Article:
transformed into 
an
icon of the right
, called for “serious sanctions” against
Saudi Arabia, including members of the royal family. 

“I firmly believe there will be strong bipartisan support for
serious sanctions against Saudi Arabia, including appropriate
members of the royal family, for this barbaric act which defied
all civilized norms,” he
tweeted

While Saudi Arabia is a strategic ally, the behavior of
the Crown Prince – in multiple ways – has shown disrespect for
the relationship and made him, in my view, beyond toxic,” he
added. “I fully realize we have to deal with bad actors and
imperfect situations on the international stage. However, when
we lose our moral voice, we lose our strongest asset.”

Trump has been widely bashed for siding with the
Saudis 


TRUMP SAUDI arabia
Saudi
Arabia’s King Salman bin Abdulaziz Al Saud (L) receives US
President Donald Trump for the Arab Islamic American Summit in
Riyadh, Saudi Arabia May 21, 2017.

REUTERS/Jonathan Ernst

Trump has been
widely bashed
 for what appears to signal his
siding with Saudi Arabia over numerous US intelligence agencies
and officials in their assessment of Khashoggi’s murder on
October 2. 

Khashoggi’s editor at The Washington Post, Karen Attiah,
said Trump’s statement represents “a new low.”

Former CIA director John Brennan tweeted that Trump
“excels in dishonesty,” and called on members of Congress to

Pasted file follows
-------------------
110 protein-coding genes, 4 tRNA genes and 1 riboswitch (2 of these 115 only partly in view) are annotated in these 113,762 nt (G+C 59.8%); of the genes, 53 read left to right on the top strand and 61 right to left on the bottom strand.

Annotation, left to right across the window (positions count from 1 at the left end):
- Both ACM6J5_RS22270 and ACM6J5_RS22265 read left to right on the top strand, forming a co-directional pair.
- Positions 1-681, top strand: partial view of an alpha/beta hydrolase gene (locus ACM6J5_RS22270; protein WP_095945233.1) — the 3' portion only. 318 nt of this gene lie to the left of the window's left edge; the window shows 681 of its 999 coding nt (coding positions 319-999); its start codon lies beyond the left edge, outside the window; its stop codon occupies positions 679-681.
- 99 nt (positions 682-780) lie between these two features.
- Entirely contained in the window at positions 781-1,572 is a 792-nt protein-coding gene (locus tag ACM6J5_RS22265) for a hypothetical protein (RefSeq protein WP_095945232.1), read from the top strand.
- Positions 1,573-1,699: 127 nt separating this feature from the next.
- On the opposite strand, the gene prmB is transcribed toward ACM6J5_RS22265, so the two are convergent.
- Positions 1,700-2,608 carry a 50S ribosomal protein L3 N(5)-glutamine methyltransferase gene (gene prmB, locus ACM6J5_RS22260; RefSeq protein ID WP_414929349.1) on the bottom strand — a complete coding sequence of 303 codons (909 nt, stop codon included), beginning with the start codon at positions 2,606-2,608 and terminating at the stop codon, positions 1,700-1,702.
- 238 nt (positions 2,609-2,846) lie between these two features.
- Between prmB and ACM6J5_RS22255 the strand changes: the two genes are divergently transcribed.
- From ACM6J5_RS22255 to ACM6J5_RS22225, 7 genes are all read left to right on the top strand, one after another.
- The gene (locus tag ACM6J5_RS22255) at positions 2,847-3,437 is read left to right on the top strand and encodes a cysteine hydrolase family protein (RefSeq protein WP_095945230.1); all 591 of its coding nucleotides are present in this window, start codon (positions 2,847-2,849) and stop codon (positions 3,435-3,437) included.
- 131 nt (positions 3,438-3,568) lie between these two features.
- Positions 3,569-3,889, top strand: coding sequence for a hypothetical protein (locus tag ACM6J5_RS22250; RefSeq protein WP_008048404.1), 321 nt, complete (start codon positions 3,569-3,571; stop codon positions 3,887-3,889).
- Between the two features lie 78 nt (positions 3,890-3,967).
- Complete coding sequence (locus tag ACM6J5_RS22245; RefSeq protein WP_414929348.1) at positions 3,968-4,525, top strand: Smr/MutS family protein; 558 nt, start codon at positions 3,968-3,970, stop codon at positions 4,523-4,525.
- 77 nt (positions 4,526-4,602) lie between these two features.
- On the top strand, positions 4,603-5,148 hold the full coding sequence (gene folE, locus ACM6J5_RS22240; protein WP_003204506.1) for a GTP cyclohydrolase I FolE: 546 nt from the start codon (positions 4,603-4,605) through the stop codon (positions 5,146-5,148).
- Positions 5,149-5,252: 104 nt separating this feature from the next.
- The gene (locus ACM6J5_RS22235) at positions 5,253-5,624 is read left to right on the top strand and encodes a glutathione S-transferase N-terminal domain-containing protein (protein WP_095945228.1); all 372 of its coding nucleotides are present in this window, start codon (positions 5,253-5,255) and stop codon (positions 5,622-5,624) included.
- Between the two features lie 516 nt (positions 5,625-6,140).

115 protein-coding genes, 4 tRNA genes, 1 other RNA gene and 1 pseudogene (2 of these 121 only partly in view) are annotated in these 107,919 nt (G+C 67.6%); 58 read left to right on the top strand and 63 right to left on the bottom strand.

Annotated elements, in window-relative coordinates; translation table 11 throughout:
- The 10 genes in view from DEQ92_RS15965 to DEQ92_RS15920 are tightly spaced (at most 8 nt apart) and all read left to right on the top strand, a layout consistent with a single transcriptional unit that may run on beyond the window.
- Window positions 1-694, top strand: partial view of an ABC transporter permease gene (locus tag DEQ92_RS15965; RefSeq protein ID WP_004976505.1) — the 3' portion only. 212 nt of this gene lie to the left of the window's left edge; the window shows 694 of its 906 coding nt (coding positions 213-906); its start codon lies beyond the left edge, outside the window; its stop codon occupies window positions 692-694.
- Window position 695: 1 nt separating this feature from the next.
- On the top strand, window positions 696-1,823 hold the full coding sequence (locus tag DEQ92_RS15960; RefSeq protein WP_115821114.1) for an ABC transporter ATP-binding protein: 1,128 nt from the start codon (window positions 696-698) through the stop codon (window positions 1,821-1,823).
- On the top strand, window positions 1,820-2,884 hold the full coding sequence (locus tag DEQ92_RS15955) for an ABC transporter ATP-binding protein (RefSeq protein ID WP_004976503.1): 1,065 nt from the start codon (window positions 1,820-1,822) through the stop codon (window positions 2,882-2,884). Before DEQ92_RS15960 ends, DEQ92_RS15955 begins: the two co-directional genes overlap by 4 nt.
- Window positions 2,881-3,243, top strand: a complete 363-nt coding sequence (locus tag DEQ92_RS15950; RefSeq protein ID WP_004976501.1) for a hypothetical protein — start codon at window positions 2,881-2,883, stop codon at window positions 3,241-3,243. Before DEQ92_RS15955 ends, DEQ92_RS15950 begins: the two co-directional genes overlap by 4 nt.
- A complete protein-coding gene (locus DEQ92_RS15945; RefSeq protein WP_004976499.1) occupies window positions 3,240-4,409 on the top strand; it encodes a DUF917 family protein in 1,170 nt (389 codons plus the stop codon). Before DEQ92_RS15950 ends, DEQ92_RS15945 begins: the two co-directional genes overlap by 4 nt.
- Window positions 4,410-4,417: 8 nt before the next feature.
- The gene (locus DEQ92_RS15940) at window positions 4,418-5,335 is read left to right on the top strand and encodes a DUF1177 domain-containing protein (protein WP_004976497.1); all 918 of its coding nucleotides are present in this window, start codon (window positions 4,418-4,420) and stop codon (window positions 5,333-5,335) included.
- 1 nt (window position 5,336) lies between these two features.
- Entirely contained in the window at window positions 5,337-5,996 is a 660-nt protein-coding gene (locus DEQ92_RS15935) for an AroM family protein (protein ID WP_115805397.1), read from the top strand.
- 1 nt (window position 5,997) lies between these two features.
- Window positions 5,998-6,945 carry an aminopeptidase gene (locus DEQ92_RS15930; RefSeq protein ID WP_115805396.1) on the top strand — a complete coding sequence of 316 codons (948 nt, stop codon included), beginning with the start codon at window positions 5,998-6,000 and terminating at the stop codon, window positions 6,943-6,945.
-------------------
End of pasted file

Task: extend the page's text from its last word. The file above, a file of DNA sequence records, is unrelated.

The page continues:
declassify CIA findings on Khashoggi’s death. 

Daniel Balson, an official at Amnesty International,
warned that the Trump administration could be sending out a
powerful message about killing journalists and critics without
consequence in its handling of Khashoggi’s case. 

And Democratic Senator Chris Murphy, who sits on the
Senate Foreign Relations Committee, said “It’s now 100% clear
the Saudis own our President.”

Saudi Arabia keeps trying to distance its crown prince,
but it may be too late 


Mohammed bin Salman
Saudi
Arabia’s Crown Prince Mohammed bin Salman is in hot
water.

Bandar Algaloud/Courtesy of
Saudi Royal Court/Handout via REUTERS


On Tuesday, Saudi foreign minister Adel Jubeir said
allegations linking
the crown prince to the murder of journalist Jamal Khashoggi
are false
.

“We in the kingdom know that such allegations about the
crown prince have no basis in truth and we categorically reject
them,” al-Jubeir was quoted as saying in
Saudi-owned Al
Sharq Al Awsat
newspaper.

Several news outlets reported over the weekend that the
CIA has determined that the crown
prince ordered Khashoggi’s assassination
. The CIA’s
conclusion is reportedly based on several pieces of
intelligence, including a call from Saudi ambassador Khalid bin
Salman — Mohammed’s brother — to Khashoggi, and audio
recordings of the killing that have been circulating around
global intelligence agencies.

A former CIA officer and intelligence analyst also
claimed the Trump
administration is helping the crown prince cover up the October
2 murder
.

Saudi Arabia has repeatedly and vehemently denied that
its crown prince had any role in Khashoggi’s death, though its
version of the events surrounding Khashoggi’s murder
have shifted
several times
 over the last several
weeks.